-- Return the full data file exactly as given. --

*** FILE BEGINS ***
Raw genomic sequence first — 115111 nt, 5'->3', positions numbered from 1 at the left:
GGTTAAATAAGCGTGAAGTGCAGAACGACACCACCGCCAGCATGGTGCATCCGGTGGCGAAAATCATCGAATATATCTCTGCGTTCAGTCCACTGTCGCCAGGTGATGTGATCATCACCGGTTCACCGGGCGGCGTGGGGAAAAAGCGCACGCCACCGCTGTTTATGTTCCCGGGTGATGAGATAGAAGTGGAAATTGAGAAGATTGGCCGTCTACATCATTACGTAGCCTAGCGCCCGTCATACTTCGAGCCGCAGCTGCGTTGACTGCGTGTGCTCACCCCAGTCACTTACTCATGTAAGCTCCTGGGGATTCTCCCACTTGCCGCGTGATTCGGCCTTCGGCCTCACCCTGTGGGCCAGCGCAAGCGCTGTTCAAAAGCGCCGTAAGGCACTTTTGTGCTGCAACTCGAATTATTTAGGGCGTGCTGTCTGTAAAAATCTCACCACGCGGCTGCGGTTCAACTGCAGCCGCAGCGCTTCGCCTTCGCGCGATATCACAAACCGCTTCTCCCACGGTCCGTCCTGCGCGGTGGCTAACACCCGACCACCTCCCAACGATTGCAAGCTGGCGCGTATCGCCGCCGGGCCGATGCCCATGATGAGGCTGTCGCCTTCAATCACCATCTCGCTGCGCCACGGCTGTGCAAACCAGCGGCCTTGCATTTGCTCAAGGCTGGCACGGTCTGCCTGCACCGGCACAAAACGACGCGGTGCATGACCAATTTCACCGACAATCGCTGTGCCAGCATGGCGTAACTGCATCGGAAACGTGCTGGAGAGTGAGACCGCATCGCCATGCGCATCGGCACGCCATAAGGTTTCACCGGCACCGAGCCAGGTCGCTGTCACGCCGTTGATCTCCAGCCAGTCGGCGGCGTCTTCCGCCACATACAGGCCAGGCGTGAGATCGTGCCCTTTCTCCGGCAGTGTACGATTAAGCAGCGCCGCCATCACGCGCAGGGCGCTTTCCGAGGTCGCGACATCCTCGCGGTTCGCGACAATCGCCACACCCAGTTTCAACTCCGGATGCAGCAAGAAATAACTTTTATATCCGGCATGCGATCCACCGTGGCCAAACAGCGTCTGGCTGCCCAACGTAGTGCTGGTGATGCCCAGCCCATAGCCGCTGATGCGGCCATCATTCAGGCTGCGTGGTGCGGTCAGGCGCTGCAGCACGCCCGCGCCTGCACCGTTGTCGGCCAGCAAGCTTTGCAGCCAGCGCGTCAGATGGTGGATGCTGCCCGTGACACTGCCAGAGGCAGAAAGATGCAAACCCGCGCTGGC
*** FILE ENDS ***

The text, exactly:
Raw genomic sequence first — 115111 nt, 5'->3', positions numbered from 1 at the left:
GGTTAAATAAGCGTGAAGTGCAGAACGACACCACCGCCAGCATGGTGCATCCGGTGGCGAAAATCATCGAATATATCTCTGCGTTCAGTCCACTGTCGCCAGGTGATGTGATCATCACCGGTTCACCGGGCGGCGTGGGGAAAAAGCGCACGCCACCGCTGTTTATGTTCCCGGGTGATGAGATAGAAGTGGAAATTGAGAAGATTGGCCGTCTACATCATTACGTAGCCTAGCGCCCGTCATACTTCGAGCCGCAGCTGCGTTGACTGCGTGTGCTCACCCCAGTCACTTACTCATGTAAGCTCCTGGGGATTCTCCCACTTGCCGCGTGATTCGGCCTTCGGCCTCACCCTGTGGGCCAGCGCAAGCGCTGTTCAAAAGCGCCGTAAGGCACTTTTGTGCTGCAACTCGAATTATTTAGGGCGTGCTGTCTGTAAAAATCTCACCACGCGGCTGCGGTTCAACTGCAGCCGCAGCGCTTCGCCTTCGCGCGATATCACAAACCGCTTCTCCCACGGTCCGTCCTGCGCGGTGGCTAACACCCGACCACCTCCCAACGATTGCAAGCTGGCGCGTATCGCCGCCGGGCCGATGCCCATGATGAGGCTGTCGCCTTCAATCACCATCTCGCTGCGCCACGGCTGTGCAAACCAGCGGCCTTGCATTTGCTCAAGGCTGGCACGGTCTGCCTGCACCGGCACAAAACGACGCGGTGCATGACCAATTTCACCGACAATCGCTGTGCCAGCATGGCGTAACTGCATCGGAAACGTGCTGGAGAGTGAGACCGCATCGCCATGCGCATCGGCACGCCATAAGGTTTCACCGGCACCGAGCCAGGTCGCTGTCACGCCGTTGATCTCCAGCCAGTCGGCGGCGTCTTCCGCCACATACAGGCCAGGCGTGAGATCGTGCCCTTTCTCCGGCAGTGTACGATTAAGCAGCGCCGCCATCACGCGCAGGGCGCTTTCCGAGGTCGCGACATCCTCGCGGTTCGCGACAATCGCCACACCCAGTTTCAACTCCGGATGCAGCAAGAAATAACTTTTATATCCGGCATGCGATCCACCGTGGCCAAACAGCGTCTGGCTGCCCAACGTAGTGCTGGTGATGCCCAGCCCATAGCCGCTGATGCGGCCATCATTCAGGCTGCGTGGTGCGGTCAGGCGCTGCAGCACGCCCGCGCCTGCACCGTTGTCGGCCAGCAAGCTTTGCAGCCAGCGCGTCAGATGGTGGATGCTGCCCGTGACACTGCCAGAGGCAGAAAGATGCAAACCCGCGCTGGC